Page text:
Over a year ago I wrote here about the overhaul Canadian Heritage and the Canada Council were undergoing to update their activities to include the support of creative industries struggling with the disruptive forces of the internet. Canadian Heritage revamped the federal policy surrounding copyright, intellectual property, and made slight but fairly good maneuvers toward helping the more commercial industries like TV and film compete in a world where even the squirrels on my property are Netflix binging.
The Canada Council completely changed the way artists applied for grants, turning their website into a portal that made applying for money for your art project seem like getting a passport and just as boring. But bureaucratic processes to find funding have always been the realm of the stultifying, and artists who are consistently successful have patience beyond my understanding. The Ontario Arts Council did the same thing, and while their portal seemed to make the transition fairly easy for many of us, their shortened project descriptions and truncated c.v. requirements meant that juries would have to make a lot of assumptions in judging your project.
Along the way there was a ton of Twitter discussions (#digicancon was the hashtag for Canada Heritage; the Canada Council released a survey but didn’t have any serious social media engagement) on the creation of policy that the Minister actually seemed to pay attention to, however eventually people who worked for unions and associations defending the work of creatives in film, TV, and digital drowned out those of us who didn’t have time to devote to getting involved and staying online.
The Canada Council had a summit and invited 300 artists and arts workers (many of them without any kind of social media profile, and with absolutely no transparency as to why they were picked), which I watched on Facebook. It consisted of some young people wearing iPads as necklaces gushing over a bunch of speakers who got up and either discussed how screwed we all were or how exciting it all was. No Facebook/platform representative, only one or two digital company speakers, and not one academic studying the effect of the internet on culture—I know many; none of them were asked to speak.
And now? The Canada Council has created an $88-million digital fund that will help the art world compete in the digital world. The fund, which I tried to apply for and consequently gave up on, had vague explanations for how you could use the money. My idea was to augment an internationally known site by adding an arts section where I could highlight Canadian artists to the world and visa versa.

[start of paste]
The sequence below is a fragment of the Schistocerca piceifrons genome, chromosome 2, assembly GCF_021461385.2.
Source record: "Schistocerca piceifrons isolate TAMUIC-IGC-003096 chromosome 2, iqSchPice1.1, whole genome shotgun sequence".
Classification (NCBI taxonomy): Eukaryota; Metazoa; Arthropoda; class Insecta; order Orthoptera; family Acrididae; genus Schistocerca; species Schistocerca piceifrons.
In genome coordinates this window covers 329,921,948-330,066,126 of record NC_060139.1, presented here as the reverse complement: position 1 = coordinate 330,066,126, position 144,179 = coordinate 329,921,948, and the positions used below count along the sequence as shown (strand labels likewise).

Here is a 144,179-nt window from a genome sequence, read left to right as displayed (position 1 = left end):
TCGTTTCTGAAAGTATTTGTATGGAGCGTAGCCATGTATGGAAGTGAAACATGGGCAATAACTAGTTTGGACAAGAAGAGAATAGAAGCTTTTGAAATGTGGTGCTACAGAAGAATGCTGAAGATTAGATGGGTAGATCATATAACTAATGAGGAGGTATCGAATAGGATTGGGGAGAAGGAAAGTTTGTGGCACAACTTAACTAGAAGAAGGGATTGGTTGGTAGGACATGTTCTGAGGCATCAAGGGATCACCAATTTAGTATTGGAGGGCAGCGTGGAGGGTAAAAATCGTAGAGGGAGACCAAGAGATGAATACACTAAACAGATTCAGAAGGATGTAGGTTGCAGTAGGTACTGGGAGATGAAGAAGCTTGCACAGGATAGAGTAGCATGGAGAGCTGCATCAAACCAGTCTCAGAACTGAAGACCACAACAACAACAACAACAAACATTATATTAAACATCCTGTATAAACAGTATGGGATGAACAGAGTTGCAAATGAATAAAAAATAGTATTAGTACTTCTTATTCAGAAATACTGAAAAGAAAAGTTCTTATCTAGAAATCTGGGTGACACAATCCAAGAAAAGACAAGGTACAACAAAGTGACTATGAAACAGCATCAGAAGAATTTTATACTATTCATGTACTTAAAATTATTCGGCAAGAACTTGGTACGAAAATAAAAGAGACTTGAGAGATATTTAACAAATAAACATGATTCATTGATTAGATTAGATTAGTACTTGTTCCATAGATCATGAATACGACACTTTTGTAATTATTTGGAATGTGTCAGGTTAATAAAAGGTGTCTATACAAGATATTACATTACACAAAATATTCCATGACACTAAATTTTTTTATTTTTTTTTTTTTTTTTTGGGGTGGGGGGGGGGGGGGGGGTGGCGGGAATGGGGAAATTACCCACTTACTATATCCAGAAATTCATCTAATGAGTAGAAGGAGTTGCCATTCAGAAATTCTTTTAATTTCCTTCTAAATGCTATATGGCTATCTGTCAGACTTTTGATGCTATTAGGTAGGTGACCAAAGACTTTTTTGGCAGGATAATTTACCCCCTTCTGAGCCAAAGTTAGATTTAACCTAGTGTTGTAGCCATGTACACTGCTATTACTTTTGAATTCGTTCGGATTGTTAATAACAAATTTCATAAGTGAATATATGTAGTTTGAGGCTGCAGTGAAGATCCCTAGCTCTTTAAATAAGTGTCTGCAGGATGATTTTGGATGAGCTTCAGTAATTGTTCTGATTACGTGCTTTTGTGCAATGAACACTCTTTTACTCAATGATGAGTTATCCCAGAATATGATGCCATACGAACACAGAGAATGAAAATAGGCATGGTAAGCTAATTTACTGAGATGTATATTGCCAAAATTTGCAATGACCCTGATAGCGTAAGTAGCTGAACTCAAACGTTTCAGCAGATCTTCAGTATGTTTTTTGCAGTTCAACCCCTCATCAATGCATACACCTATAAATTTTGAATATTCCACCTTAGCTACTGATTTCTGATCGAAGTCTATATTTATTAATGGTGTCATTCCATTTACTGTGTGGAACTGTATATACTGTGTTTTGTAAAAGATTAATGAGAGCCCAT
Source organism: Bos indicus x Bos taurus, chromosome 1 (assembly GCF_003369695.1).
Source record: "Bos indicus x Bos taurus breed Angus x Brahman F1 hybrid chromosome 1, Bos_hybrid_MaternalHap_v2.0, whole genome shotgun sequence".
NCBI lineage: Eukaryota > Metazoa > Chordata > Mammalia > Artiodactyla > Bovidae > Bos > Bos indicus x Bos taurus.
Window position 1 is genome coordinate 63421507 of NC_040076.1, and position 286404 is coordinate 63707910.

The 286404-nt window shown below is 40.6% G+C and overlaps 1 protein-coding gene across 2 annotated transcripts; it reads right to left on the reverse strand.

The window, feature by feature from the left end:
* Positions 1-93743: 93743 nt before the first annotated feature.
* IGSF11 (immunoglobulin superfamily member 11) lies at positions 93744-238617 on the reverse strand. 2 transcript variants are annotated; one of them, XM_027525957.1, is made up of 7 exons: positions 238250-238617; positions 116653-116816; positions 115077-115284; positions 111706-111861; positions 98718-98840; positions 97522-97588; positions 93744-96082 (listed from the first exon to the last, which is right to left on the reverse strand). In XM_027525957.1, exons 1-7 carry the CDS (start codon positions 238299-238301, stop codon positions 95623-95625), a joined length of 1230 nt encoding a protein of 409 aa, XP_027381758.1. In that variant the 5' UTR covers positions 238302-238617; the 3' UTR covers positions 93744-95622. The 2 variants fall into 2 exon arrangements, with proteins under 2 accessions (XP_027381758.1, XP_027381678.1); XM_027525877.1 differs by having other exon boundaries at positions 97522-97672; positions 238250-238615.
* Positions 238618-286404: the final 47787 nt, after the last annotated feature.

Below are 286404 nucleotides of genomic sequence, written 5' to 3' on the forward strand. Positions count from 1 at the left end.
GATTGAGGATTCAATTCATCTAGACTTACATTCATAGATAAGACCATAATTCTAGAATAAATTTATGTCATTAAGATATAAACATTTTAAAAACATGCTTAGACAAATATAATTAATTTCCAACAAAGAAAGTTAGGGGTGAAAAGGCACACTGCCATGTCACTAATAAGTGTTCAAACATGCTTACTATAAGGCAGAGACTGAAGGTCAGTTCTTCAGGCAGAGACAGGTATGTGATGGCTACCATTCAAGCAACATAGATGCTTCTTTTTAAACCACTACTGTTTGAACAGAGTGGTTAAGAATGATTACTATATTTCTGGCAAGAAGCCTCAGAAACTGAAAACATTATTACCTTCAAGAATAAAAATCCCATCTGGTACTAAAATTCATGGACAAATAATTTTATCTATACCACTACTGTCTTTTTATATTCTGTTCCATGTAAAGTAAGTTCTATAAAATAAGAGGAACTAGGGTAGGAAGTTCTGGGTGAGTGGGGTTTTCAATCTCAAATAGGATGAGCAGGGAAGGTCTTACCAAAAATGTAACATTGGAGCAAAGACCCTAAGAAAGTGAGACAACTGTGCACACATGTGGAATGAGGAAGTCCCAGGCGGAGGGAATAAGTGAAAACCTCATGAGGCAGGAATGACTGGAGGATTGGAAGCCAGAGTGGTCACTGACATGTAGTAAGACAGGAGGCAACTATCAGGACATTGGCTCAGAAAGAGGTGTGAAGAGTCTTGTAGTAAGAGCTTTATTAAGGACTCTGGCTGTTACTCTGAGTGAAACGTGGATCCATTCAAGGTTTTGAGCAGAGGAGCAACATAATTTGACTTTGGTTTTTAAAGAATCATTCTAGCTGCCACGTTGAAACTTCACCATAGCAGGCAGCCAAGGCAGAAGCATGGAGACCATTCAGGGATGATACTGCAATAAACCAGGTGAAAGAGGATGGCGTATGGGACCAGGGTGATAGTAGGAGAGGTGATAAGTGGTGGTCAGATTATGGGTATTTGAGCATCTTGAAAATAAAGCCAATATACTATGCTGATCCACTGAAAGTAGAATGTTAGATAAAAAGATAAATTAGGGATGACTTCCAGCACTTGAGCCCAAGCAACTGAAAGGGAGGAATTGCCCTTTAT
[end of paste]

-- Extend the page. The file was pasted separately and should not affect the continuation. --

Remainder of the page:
Initially I tried emailing with an officer at the Digital Survey Fund, but when I realized he didn’t understand the difference between a platform and a website, I needed to call him. The office informed me that this money was not to be spent on the making of art and not to be used to promote artists. The longer we spoke the more I realized what he was getting at: the money would go to new platforms and digitally driven networks or publications that help artists connect to each other and their communities.
Wait, what? We all already do this, on Twitter, Instagram, Pinterest, and Facebook. I didn’t get it, still don’t, and so I will have to wait and see what they fund in order to compare what I was thinking to what they are doing. If you applied to this and get money, please let me know how you did it (results are expected this month).
So, like I wrote about over a year ago, my gut feels that this $80 million might easily get wrapped up in tech, because the tech industry really needs the help. Seriously though, if an art gallery wanted to create a digital platform that helped engage their memberships and community through contests, polls, and webinars, they would hire a tech company or a digital design company to build it. Or if a filmmaker wanted to make an augmented reality game for their upcoming movie, they would hire a company that does that. Is this where the money will go? I mean if it isn’t going to artists then who is it going to? I can see no other group then tech.
But as I mentioned I don’t get it, so I remain open minded. The #digicancon conversation that Canada Heritage had is all but over since the release of the official report, Canadian Content in the Digital World, its press moment overshadowed by Netflix announcing it would spend $500 million in Canada over the next five years. Unfortunately, Minister Mélanie Joly made it seem like she had something to do with this decision. It may have been announced in collaboration with the Ministry but Netflix was going to spend that kind of money anyway. On Twitter discussion broke out about the fact that this money would probably go toward crews, security details, all sorts of stuff film people use, but not so much on scripts and talent. Again, these details remain murky.
Content is mentioned in this new policy and it is highlighted by the Canada Council too. Content is what I am doing right now but it is also a widget on WordPress, a meme, a cat video, a Google ad, stats, graphs, emojis, mapping and all sorts of things that will at times have nothing to do with art. What might have been a bolder move for Minister Joly was to get ahead of the narrative that Google et al. is creating for us (and about us) in our culture by advocating for a real look at what content means or what it is, how it is made, who makes it, and who pays for it.
But then that’s a discussion those of us in the arts have been having our entire professional careers—that people who make things, write things, make up ideas always seem to get lost in the process of funneling money. It’s still an unsolved riddle and this new policy and new digital enterprise by the Canada Council do nothing to solve it.
Read Part 1 of Victoria Ward’s “Digital Dilemma” discussion.